The outcome and productivity of existing training methods and facilities for Bangladesh's young people is very low.
To change the narrative of the country, the young generation has to be given high quality training, which will upgrade its productivity, caliber and competency.
Panel speakers said this at the sixth installment of the week-long webinar held on Friday, marking National Youth Day. Grameenphone organised the event.
The webinar titled "Future of Skills" focused on the demand for skills on the job market and how the young generation can prepare itself for the future.
Participating in the discussion, Mokhlesur Rahman, senior operations officer at The World Bank, said, "From primary to university level, Bangladesh's maximum skill level is around 38%. But, to graduate to a middle income country, the skill level has to be around 50-60%."
He further said the skills-improvement training provided to the youth by different institutes and organisations is very low in productivity.
"We need to inspire our young generation towards high productivity, high caliber and competency; thus the country's narrative will be changed," said Mokhlesur Rahman.
Existing skills development initiatives have not been based on a long-term policy, he said. Most of the programmes have been undertaken on an ad-hoc and project basis, he added.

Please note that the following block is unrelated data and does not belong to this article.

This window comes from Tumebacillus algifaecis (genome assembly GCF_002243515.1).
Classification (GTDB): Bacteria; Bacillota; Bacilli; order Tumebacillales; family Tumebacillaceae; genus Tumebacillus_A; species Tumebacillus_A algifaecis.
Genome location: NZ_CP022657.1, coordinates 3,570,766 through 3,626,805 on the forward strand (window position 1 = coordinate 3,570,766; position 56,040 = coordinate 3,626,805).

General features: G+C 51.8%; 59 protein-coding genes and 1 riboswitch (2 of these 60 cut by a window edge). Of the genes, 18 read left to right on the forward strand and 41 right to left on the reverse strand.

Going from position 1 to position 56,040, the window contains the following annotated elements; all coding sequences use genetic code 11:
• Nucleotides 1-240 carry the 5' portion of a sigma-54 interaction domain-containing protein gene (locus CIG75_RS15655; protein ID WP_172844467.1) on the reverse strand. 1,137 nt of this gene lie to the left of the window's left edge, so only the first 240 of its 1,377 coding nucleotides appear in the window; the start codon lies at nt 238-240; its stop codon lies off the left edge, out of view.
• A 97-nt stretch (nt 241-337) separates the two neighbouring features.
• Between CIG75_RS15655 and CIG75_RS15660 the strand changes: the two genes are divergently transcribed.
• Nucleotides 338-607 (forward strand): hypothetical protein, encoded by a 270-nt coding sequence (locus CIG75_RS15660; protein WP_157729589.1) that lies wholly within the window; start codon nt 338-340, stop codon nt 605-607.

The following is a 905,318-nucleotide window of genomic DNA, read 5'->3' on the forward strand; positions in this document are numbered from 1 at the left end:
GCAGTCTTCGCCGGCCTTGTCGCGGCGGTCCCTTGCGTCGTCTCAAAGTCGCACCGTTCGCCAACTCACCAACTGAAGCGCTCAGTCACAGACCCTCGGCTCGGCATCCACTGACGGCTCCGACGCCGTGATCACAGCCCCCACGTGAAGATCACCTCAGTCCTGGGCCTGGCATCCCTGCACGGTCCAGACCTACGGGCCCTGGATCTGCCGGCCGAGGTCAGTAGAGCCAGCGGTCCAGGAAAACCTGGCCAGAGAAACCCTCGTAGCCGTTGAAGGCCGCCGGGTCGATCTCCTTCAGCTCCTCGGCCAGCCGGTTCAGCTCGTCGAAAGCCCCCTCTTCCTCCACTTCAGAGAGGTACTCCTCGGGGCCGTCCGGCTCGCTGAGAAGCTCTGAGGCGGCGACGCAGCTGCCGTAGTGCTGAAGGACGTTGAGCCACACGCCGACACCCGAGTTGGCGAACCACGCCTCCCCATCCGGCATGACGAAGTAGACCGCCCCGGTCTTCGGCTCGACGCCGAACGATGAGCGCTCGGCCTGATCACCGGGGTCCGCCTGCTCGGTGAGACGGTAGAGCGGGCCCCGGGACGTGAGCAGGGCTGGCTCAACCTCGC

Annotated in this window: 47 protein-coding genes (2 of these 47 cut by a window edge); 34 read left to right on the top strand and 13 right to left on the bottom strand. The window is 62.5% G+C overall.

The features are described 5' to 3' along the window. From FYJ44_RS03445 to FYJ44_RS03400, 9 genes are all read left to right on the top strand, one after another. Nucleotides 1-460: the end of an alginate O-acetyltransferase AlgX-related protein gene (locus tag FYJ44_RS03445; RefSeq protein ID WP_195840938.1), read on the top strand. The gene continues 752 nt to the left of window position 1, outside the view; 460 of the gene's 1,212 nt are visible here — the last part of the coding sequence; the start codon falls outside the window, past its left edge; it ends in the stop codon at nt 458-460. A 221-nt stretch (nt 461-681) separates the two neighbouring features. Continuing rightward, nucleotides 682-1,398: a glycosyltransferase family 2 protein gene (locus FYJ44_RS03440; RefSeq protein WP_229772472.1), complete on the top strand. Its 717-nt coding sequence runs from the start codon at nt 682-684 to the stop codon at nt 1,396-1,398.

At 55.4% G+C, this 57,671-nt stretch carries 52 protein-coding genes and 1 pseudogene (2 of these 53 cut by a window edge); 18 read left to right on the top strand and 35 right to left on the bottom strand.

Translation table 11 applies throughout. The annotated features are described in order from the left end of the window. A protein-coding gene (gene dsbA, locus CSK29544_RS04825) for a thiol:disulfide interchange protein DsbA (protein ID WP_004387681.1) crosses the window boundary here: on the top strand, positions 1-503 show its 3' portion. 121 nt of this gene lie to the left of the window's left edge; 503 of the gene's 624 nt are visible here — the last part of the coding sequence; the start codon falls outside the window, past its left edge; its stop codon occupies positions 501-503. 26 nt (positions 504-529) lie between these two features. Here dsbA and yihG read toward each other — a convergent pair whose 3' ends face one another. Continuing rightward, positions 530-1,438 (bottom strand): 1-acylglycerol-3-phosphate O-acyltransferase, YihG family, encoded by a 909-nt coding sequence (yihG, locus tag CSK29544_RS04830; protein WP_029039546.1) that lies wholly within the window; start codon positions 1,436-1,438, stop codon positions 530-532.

"Therefore, a competency and coordination gap exists. At the same time, training programmes and market demand are very contradictory," he said.
Department of Youth Development (DYD) is a government organisation that works to develop the skills of less educated unemployed youths across the country.
Akhtaruz Zaman Khan Kabir, director general of DYD, also participated in the discussion and said that at first youths need to find out which professions will not be replaced by robots and artificial intelligence in the future.
"The training that we are offering also helps young people manage a livelihood. But to understand the future job market's demand and to formulate a work plan, all expertise, institutions and organisations have to work together," he said.
Tasmiah Rahman, current in-charge of the Brac Skills Development Programme, said there is an information gap in the sector.
Students are studying subjects that are not in demand on the job market, she said. On the other hand, some universities do not offer subjects that have market demand, she continued.
She said, "BRAC is planning to start online and offline career hubs in 10 districts of the country, which will preserve the information of young people and suggest them the right way for a career as per their skills and wishes."
"Here, we will be able to run an awareness raising programme for the youth so that they know what types of training or skills they need to develop themselves," she said.
Talking about the potential professions of the future, Syed Masud Mahmood, head of Learning & Development People & Organization at Grameenphone Ltd, said e-commerce, digital marketing, data analysis and cyber security could be the prospective sectors in which youths could shape their careers.